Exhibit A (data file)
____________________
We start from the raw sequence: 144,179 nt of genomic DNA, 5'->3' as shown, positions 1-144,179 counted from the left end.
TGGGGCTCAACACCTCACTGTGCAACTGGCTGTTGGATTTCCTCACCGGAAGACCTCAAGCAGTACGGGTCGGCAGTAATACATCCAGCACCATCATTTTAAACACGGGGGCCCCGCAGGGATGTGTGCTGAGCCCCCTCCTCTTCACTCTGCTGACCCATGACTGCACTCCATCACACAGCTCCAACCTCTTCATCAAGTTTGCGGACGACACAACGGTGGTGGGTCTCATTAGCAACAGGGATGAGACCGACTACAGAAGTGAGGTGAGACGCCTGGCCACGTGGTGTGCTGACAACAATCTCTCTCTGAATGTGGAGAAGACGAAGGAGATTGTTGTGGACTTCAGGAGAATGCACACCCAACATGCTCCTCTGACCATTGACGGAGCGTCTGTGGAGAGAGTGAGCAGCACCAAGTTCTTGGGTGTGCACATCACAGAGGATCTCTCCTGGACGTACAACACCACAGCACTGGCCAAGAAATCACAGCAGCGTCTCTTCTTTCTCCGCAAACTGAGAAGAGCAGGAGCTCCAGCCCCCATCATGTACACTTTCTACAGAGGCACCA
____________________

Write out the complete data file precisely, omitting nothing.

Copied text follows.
We start from the raw sequence: 144,179 nt of genomic DNA, 5'->3' as shown, positions 1-144,179 counted from the left end.
TGGGGCTCAACACCTCACTGTGCAACTGGCTGTTGGATTTCCTCACCGGAAGACCTCAAGCAGTACGGGTCGGCAGTAATACATCCAGCACCATCATTTTAAACACGGGGGCCCCGCAGGGATGTGTGCTGAGCCCCCTCCTCTTCACTCTGCTGACCCATGACTGCACTCCATCACACAGCTCCAACCTCTTCATCAAGTTTGCGGACGACACAACGGTGGTGGGTCTCATTAGCAACAGGGATGAGACCGACTACAGAAGTGAGGTGAGACGCCTGGCCACGTGGTGTGCTGACAACAATCTCTCTCTGAATGTGGAGAAGACGAAGGAGATTGTTGTGGACTTCAGGAGAATGCACACCCAACATGCTCCTCTGACCATTGACGGAGCGTCTGTGGAGAGAGTGAGCAGCACCAAGTTCTTGGGTGTGCACATCACAGAGGATCTCTCCTGGACGTACAACACCACAGCACTGGCCAAGAAATCACAGCAGCGTCTCTTCTTTCTCCGCAAACTGAGAAGAGCAGGAGCTCCAGCCCCCATCATGTACACTTTCTACAGAGGCACCA